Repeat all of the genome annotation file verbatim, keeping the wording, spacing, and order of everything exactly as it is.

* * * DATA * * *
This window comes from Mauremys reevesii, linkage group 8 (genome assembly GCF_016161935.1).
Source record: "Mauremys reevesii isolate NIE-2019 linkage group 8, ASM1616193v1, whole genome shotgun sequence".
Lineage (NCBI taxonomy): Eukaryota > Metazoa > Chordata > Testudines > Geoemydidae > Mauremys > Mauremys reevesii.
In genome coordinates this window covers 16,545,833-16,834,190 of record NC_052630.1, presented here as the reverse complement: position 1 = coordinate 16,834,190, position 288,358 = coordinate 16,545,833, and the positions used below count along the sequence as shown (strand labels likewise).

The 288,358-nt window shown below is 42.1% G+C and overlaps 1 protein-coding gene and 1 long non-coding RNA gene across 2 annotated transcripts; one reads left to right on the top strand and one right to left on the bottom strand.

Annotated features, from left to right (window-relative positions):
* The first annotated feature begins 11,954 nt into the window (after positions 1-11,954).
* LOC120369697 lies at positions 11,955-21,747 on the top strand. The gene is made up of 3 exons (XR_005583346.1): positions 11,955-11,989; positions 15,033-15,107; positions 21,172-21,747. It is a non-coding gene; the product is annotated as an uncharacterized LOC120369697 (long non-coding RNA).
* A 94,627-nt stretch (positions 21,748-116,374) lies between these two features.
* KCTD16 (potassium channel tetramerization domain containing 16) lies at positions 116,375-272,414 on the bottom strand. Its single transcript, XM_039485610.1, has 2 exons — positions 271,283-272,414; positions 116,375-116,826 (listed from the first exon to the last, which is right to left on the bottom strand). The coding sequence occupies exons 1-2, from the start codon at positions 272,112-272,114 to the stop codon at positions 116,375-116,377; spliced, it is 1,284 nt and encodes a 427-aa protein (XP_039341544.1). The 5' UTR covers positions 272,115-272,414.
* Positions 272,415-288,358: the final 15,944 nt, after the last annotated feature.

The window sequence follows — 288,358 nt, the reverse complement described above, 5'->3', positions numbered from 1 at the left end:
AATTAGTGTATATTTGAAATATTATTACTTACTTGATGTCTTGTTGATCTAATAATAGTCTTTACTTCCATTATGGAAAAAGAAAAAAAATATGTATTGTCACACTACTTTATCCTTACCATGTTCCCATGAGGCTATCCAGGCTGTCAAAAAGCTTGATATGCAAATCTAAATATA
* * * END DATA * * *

This window comes from Mauremys reevesii, linkage group 8 (genome assembly GCF_016161935.1).
Source record: "Mauremys reevesii isolate NIE-2019 linkage group 8, ASM1616193v1, whole genome shotgun sequence".
Lineage (NCBI taxonomy): Eukaryota > Metazoa > Chordata > Testudines > Geoemydidae > Mauremys > Mauremys reevesii.
In genome coordinates this window covers 16,545,833-16,834,190 of record NC_052630.1, presented here as the reverse complement: position 1 = coordinate 16,834,190, position 288,358 = coordinate 16,545,833, and the positions used below count along the sequence as shown (strand labels likewise).

The 288,358-nt window shown below is 42.1% G+C and overlaps 1 protein-coding gene and 1 long non-coding RNA gene across 2 annotated transcripts; one reads left to right on the top strand and one right to left on the bottom strand.

Annotated features, from left to right (window-relative positions):
* The first annotated feature begins 11,954 nt into the window (after positions 1-11,954).
* LOC120369697 lies at positions 11,955-21,747 on the top strand. The gene is made up of 3 exons (XR_005583346.1): positions 11,955-11,989; positions 15,033-15,107; positions 21,172-21,747. It is a non-coding gene; the product is annotated as an uncharacterized LOC120369697 (long non-coding RNA).
* A 94,627-nt stretch (positions 21,748-116,374) lies between these two features.
* KCTD16 (potassium channel tetramerization domain containing 16) lies at positions 116,375-272,414 on the bottom strand. Its single transcript, XM_039485610.1, has 2 exons — positions 271,283-272,414; positions 116,375-116,826 (listed from the first exon to the last, which is right to left on the bottom strand). The coding sequence occupies exons 1-2, from the start codon at positions 272,112-272,114 to the stop codon at positions 116,375-116,377; spliced, it is 1,284 nt and encodes a 427-aa protein (XP_039341544.1). The 5' UTR covers positions 272,115-272,414.
* Positions 272,415-288,358: the final 15,944 nt, after the last annotated feature.

The window sequence follows — 288,358 nt, the reverse complement described above, 5'->3', positions numbered from 1 at the left end:
AATTAGTGTATATTTGAAATATTATTACTTACTTGATGTCTTGTTGATCTAATAATAGTCTTTACTTCCATTATGGAAAAAGAAAAAAAATATGTATTGTCACACTACTTTATCCTTACCATGTTCCCATGAGGCTATCCAGGCTGTCAAAAAGCTTGATATGCAAATCTAAATATA